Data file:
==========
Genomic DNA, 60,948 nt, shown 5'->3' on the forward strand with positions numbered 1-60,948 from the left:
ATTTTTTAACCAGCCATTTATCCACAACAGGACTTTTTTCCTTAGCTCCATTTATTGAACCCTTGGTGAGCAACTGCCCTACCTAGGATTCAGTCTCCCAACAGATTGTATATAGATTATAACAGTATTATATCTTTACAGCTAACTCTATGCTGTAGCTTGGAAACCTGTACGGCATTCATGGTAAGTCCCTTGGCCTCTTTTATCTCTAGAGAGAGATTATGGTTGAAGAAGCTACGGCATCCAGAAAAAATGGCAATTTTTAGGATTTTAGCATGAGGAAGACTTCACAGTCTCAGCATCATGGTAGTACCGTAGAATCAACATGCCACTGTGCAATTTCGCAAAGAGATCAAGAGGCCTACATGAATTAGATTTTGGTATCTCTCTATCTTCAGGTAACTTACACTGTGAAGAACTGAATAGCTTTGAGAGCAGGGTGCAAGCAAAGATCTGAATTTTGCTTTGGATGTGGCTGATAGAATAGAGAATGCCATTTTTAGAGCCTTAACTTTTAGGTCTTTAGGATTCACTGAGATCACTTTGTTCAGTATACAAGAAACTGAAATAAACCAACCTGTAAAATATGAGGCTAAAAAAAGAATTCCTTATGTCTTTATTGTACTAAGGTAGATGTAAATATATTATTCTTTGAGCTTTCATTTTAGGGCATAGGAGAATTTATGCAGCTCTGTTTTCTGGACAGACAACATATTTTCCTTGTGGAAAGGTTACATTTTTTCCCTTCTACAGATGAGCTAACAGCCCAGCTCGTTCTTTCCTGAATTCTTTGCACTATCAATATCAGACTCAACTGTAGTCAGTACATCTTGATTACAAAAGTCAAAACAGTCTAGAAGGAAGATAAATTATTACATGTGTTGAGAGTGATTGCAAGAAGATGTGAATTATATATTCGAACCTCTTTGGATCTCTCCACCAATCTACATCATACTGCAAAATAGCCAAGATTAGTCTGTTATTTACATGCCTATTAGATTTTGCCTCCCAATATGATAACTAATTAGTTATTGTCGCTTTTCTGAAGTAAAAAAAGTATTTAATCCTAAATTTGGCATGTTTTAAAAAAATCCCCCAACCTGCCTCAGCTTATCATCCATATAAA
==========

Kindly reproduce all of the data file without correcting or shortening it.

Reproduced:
Genomic DNA, 60,948 nt, shown 5'->3' on the forward strand with positions numbered 1-60,948 from the left:
ATTTTTTAACCAGCCATTTATCCACAACAGGACTTTTTTCCTTAGCTCCATTTATTGAACCCTTGGTGAGCAACTGCCCTACCTAGGATTCAGTCTCCCAACAGATTGTATATAGATTATAACAGTATTATATCTTTACAGCTAACTCTATGCTGTAGCTTGGAAACCTGTACGGCATTCATGGTAAGTCCCTTGGCCTCTTTTATCTCTAGAGAGAGATTATGGTTGAAGAAGCTACGGCATCCAGAAAAAATGGCAATTTTTAGGATTTTAGCATGAGGAAGACTTCACAGTCTCAGCATCATGGTAGTACCGTAGAATCAACATGCCACTGTGCAATTTCGCAAAGAGATCAAGAGGCCTACATGAATTAGATTTTGGTATCTCTCTATCTTCAGGTAACTTACACTGTGAAGAACTGAATAGCTTTGAGAGCAGGGTGCAAGCAAAGATCTGAATTTTGCTTTGGATGTGGCTGATAGAATAGAGAATGCCATTTTTAGAGCCTTAACTTTTAGGTCTTTAGGATTCACTGAGATCACTTTGTTCAGTATACAAGAAACTGAAATAAACCAACCTGTAAAATATGAGGCTAAAAAAAGAATTCCTTATGTCTTTATTGTACTAAGGTAGATGTAAATATATTATTCTTTGAGCTTTCATTTTAGGGCATAGGAGAATTTATGCAGCTCTGTTTTCTGGACAGACAACATATTTTCCTTGTGGAAAGGTTACATTTTTTCCCTTCTACAGATGAGCTAACAGCCCAGCTCGTTCTTTCCTGAATTCTTTGCACTATCAATATCAGACTCAACTGTAGTCAGTACATCTTGATTACAAAAGTCAAAACAGTCTAGAAGGAAGATAAATTATTACATGTGTTGAGAGTGATTGCAAGAAGATGTGAATTATATATTCGAACCTCTTTGGATCTCTCCACCAATCTACATCATACTGCAAAATAGCCAAGATTAGTCTGTTATTTACATGCCTATTAGATTTTGCCTCCCAATATGATAACTAATTAGTTATTGTCGCTTTTCTGAAGTAAAAAAAGTATTTAATCCTAAATTTGGCATGTTTTAAAAAAATCCCCCAACCTGCCTCAGCTTATCATCCATATAAA